Category Archives: Terroir

May 05 2011

Domaine de la Romanée-Conti: The Quintessential Expression of Terroir

Posted on May 05, 2011 | By merrill@cellarit.com

If you really want to understand how even small nuances in terroir can create wines with very distinct personalities, the wines of Burgundy’s most famous and revered estate, Domaine de la Romanée-Conti (DRC), are perhaps the most telling examples.

DRC either owns outright or has an interest in six of the Grands Cru vineyards of Vosne-Romanée. These vineyards either adjoin or are closely located to each other and some are very small. The most celebrated of them all, La Romanée-Conti, is less than five acres.

Positioned mid-slope above La Romanée-St-Vivant, the well-drained soil of La Romanée-Conti is stonier, shallower and poorer than the lower sited La Romanée-St-Vivant. Of course, both of these vineyards are endowed with the signature, highly prized soil of the Cote d’Or – a mixture of silt and scree over layers of marlstone and clay on a base of calcium-rich limestone. But the slight differences in soil type, orientation and elevation of the different vineyards impart unique and authentic characteristics to the wine.

According to esteemed British wine critic Hugh Johnson, La Romanée-Conti is the quintessential expression of pinot noir. It is exotically perfumed, richly nuanced, concentrated and complex with perfect balance. La Romanée-St-Vivant is slightly lighter and more elegant in style than La Romanée-Conti. La Tâche, also owned entirely by DRC and just across the road from La Romanée-Conti, is earthier and more muscular than its siblings. (Hugh Johnson, Editor and Hubrecht Duijker, Touring in Wine Country: Burgundy)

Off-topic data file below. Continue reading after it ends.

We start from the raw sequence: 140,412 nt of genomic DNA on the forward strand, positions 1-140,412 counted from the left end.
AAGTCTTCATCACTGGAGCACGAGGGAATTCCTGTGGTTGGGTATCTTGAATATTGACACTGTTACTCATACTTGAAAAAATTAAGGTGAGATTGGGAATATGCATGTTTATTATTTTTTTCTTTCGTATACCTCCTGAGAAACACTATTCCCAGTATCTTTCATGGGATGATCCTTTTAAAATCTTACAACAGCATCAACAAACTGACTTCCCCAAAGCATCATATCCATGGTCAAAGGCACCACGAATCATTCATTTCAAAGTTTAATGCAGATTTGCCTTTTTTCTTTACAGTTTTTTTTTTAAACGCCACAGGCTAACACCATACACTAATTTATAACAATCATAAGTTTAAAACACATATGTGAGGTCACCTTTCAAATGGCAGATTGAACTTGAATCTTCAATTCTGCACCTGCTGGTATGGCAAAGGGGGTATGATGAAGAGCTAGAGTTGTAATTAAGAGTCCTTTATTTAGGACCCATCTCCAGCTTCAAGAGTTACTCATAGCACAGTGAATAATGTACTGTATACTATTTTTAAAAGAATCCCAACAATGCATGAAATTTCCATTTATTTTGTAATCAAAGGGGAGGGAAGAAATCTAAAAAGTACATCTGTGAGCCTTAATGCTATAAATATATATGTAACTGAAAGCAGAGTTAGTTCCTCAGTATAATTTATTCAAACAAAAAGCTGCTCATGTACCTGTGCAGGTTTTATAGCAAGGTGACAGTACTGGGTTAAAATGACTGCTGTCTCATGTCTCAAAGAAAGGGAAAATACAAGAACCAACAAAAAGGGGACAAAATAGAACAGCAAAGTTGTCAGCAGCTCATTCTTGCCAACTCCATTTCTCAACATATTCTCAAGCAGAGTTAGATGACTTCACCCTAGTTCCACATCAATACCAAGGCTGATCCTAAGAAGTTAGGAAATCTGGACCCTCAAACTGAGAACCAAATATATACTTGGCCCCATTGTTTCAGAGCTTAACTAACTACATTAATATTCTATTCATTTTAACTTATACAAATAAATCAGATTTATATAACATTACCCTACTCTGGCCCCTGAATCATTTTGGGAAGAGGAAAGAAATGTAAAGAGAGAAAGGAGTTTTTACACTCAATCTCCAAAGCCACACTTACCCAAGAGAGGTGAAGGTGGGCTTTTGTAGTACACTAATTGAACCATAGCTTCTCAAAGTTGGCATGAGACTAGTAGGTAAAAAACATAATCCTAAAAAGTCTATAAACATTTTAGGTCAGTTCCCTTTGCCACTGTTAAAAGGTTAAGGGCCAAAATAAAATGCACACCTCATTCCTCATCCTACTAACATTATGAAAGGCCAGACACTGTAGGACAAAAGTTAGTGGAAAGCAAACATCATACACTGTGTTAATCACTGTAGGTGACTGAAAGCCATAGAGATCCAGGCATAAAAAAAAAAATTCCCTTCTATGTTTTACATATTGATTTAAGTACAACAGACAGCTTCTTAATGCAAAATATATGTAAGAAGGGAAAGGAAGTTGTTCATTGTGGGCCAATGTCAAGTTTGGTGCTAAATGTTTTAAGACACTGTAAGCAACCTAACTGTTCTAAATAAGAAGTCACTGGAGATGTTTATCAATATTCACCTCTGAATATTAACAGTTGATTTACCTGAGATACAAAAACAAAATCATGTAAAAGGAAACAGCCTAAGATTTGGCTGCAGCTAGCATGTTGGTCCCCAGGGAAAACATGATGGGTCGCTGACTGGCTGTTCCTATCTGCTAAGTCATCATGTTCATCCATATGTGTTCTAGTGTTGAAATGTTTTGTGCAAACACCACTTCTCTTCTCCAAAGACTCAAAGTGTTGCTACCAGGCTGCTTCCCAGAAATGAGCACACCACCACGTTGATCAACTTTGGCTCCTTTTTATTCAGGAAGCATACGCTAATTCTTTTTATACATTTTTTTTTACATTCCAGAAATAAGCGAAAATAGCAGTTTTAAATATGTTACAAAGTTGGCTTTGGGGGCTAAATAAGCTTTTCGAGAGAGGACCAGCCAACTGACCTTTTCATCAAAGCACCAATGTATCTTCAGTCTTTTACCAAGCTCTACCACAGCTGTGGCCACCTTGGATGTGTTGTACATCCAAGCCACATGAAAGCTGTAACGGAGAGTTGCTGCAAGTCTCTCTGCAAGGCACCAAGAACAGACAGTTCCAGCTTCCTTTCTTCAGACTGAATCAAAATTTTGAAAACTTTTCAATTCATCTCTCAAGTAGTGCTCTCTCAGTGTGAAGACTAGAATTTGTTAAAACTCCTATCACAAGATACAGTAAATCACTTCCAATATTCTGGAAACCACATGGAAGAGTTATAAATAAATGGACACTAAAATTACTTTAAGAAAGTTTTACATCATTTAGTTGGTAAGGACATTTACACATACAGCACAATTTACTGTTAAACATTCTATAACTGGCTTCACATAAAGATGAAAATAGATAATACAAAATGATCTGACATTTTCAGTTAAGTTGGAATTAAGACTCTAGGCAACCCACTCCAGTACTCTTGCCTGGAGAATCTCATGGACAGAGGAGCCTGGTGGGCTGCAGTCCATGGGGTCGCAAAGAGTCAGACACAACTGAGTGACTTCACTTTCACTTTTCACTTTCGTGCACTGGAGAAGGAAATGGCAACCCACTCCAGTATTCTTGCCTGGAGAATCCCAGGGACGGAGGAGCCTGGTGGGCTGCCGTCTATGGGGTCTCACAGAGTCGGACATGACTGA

DRC is one of the largest landholders in Burgundy, having assembled around 62 acres of vineyards over 140 years. The Domaine was formally established in 1942 and is jointly owned by two families, Leroy and de Villaine.

Under the direction of Aubert de Villaine, the estate has worked tirelessly to improve the vineyards so the subtle differences between the historic terroirs are fully and beautifully expressed in the wines. In 1986 DRC became completely organic and more recently biodynamic. In an interview with the Wine Spectator’s Bruce Sanderson de Villaine explained that he was “very sensitive to these ideas because you realise little by little that this is a great terroir [that] had given great wines over the centuries without any other defense or nourishment that what man could do naturally.”.. [Read More]

May 05 2011

Burgundy: It’s All About the Terroir

Posted on May 05, 2011 | By merrill@cellarit.com

But to truly understand the importance of terroir you need to appreciate the essential role it plays in imbuing the wines of Burgundy with their unique and special qualities.

Burgundy is the northern most area in Europe to produce great red wine, and a region associated with some of the finest and most expensive wines in the world. It is also the domain of the small vineyard holder. The average holding is around 6 hectares (15 acres) , and the fragmentation of estates is greatest in the region’s heart,.. [Read More]